NAMA

Book Review

The Kingdom of Fungi

Editor’s note: NAMA received two review copies of this book, so it seemed appropriate for us to prepare two independent reviews.

The Kingdom of Fungi

Jens H. Petersen
Hardcover: 272 pages
Publisher: Princeton University Press (April 28, 2013)
Language: English
ISBN-10: 0691157545
ISBN-13: 978-0691157542

This 265 page hardcover 8.5"x11" book is a visual feast that I keep on my coffee table and take to show off at lectures about fungi. The author, Jens H. Petersen, is a mycologist who has taught for over twenty years at Denmark’s Aarhus University and has collected fungi in many parts of the world. He is a photographer who has mastered photography from the macro scale to the micro scale. Each page of the book is dominated by splendid photography with text taking up at most about 1/8 of each page.

After the preface, the book begins with an introduction to the fungal life cycle (2 pages), a section on the diversity of fungal spores (4 pages), and illustrations of hyphae (6 pages). The author then discusses kinship and classification within the fungal kingdom (6 pages), delves into "the perfect imperfects" (10 pages), and explores the diversity of fruiting bodies (12 pages). The Ascomycota are covered in a 56 page segment followed by a 90 page segment on the Basidiomycota and 2 pages on the Zygomycota and other groups. Each section is beautifully illustrates the diversity of both macroscopic features and microscopic features of the fungi.

Fungal ecology is covered in a 26 page segment followed by a 34 page segment on "fungi in the world" that describes where fungi are found and why fungi are important. The closing 6 pages reveals how much re- mains to be learned and why it is important to protect fungi.

This book would make an excellent addition to the NAMA school teaching kit. The pictures will enthrall young children and the text is both easy to understand and informative. Even after decades of studying mycology, I discovered new material and interesting material. When agreeing to review the book, I thought that I would be reviewing a college textbook on the fungi. Indeed, I would have college mycology students buy the book as part of their course — the text will give them a succinct over-view of the fungal kingdom and the pictures will give them the visuals that are so lacking in their college textbooks. However, I will also want to introduce anyone from 6 years old to 100 to this book. It contains both sound science and visual humor. At $29.95, it is a bargain.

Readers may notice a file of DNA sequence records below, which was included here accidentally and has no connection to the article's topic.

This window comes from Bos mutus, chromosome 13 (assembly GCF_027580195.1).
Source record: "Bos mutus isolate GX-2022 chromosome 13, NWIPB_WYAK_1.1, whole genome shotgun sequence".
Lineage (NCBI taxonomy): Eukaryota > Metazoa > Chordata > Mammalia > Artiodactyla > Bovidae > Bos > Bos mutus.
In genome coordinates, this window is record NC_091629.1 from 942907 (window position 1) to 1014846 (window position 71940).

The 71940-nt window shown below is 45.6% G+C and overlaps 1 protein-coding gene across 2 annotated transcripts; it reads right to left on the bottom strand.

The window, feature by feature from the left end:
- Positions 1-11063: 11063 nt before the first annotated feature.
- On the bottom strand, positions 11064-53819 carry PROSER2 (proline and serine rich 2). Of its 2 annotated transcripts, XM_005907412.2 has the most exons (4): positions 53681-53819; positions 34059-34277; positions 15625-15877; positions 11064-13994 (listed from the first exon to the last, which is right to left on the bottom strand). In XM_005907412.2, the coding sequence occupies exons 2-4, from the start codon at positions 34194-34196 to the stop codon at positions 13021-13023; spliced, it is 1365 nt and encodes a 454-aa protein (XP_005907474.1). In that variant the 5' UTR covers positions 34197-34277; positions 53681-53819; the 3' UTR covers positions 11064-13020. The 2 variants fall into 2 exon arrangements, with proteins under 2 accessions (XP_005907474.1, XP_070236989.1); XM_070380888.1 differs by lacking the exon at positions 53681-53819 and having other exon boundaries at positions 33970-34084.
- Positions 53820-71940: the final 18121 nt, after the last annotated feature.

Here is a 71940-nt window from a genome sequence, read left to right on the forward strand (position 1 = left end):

Review by Michael W. Beug.
This review was published in the July-August 2013 issue of The Mycophile.
 
The Kingdom of Fungi

Jens H. Petersen
Hardcover: 272 pages
Publisher: Princeton University Press (April 28, 2013)
Language: English
ISBN-10: 0691157545
ISBN-13: 978-0691157542

Jens Petersen is a Danish mycologist whom, until now, I had known only through his excellent field-guide photographs, which appear prominently in the identification software program, MycoKey, as well as in many European mushroom books and online sources. However, his new book has expanded and elevated my already high opinion of his work.

Given its heavy emphasis on the photographs, this is probably best categorized as a coffee table book. Nonetheless, the text, albeit sparse, is highly informative and furnishes something of a synopsis of a mycology textbook. The short snippets (one to three paragraphs each) provide an accurate overview of a wide range of topics and should lead many readers to seek out additional sources of information to flesh out their understanding. General coverage includes an introduction to fungal life, fungal spores, hyphae, taxonomic relationships (“kinship”), imperfect fungi, fruiting bodies, fungal ecology, where fungi occur (or don’t), why we need them, and what the future holds. This comprises about one-quarter of the book. The remainder is devoted to an annotated pictorial tour of the ascomycetes, basidiomycetes, zygomycetes, and other groups with overwhelming emphasis on the first two. For overall quality and sheer beauty, most of these photos are as good as any I’ve seen. The treatment strikes a good balance between the traditional morphological classification scheme and the findings of recent molecular phylogenetic studies that attempt to produce a scheme that follows the evolutionary relationships of the organisms.

I am particularly impressed by the range of scale in Petersen’s photography. Not just the usual field guide photos of decent-sized mushrooms, but everything from landscapes to tiny cups to microscopic features, all done in excellent fashion. And, not only are the photos beautiful but they are showcased in an equally attractive package created by the design team. No stodgy textbook this. The charts are colorful, clearly laid out, and integrated nicely with the photos.

With a very reasonable price, there is no reason for every mushroomer not to have his or her own copy and perhaps to buy additional ones for eye-opening gifts for friends who don’t yet share our passion for the fungi.

Review by Steve Trudell.
This review was published in the July-August 2013 issue of The Mycophile.